Using university water savings research and irrigation data, it is possible to estimate the water conserved, the water cost savings, an estimated return on your investment, and the time required for CDE to pay for itself. Depending on your location, water resources can be limited by cost, or a simple lack of available resources for sufficient irrigation. Water resource stewardship is less of a choice now than a necessity. For Big Finn Hill Park’s soccer field, the original cost of the CDE averaged over 12 years of service is $2,500 per year, or less than three cents a square foot per year.

Any conversation of the long-term contribution of porous amendments needs to include what we know about their life expectancy. There are two forms of breakdown concern, weathering and crushing. The USGA recommends a sulfate soundness test of under 12 to determine suitable resistance to weathering. Sulfate soundness tests for CDE are 3.1 and calcined clay (CC) are 2.9. From this test, two manufacturers of CDE and CC, EP Minerals and Profile Products respectively, both estimate a 3% breakdown from weathering over 20 years.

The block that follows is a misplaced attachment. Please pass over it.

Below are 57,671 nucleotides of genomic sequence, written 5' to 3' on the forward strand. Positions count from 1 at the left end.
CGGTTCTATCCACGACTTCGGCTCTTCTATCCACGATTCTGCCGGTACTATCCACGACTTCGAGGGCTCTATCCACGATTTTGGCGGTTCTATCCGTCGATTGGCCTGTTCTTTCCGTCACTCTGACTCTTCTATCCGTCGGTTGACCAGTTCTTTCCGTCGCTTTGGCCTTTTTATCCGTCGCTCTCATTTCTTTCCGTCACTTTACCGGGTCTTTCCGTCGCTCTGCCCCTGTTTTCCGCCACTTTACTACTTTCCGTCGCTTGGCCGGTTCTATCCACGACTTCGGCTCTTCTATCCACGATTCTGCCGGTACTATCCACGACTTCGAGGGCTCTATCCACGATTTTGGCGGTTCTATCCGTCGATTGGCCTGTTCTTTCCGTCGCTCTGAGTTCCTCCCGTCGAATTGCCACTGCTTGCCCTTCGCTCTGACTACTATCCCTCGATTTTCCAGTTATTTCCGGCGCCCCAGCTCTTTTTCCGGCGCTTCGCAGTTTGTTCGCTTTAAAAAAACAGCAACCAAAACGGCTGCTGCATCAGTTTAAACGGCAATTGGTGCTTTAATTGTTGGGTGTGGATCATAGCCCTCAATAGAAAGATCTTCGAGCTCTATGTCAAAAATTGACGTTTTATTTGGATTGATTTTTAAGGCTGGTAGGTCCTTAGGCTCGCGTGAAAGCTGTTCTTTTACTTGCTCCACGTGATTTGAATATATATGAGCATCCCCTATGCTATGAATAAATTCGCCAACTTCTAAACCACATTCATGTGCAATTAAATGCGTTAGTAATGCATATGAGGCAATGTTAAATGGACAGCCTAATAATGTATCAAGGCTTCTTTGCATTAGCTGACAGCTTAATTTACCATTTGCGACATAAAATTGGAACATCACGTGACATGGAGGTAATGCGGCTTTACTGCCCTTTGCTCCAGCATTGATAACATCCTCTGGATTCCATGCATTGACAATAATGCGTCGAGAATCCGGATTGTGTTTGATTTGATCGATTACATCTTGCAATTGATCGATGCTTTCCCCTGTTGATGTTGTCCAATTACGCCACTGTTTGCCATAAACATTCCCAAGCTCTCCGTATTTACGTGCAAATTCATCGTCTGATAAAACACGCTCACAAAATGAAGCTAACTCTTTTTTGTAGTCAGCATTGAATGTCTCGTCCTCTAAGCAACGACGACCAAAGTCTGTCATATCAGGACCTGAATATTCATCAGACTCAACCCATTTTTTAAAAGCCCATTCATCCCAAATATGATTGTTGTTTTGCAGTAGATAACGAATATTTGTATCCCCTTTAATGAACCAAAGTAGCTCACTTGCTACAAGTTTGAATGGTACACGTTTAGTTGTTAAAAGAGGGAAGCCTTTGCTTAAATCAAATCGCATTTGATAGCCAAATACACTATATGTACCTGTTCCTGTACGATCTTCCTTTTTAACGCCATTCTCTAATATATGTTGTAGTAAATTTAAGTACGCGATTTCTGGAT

While calcined diatomaceous earth can crush at slightly lower pressures than calcined clays, when the products have been saturated, they crush within 7 psi of each other. Crushing potential barely exists on grass fields where grass blades, plant crowns, and thatch can insulate these products from wear, and since soil pressures reduce quadratically with soil depth. Crushing potential is higher on infield surfaces and can crush all but the hardest (and abrasive) products. Essentially, in turf and landscape applications, these products are marketed as permanent amendments.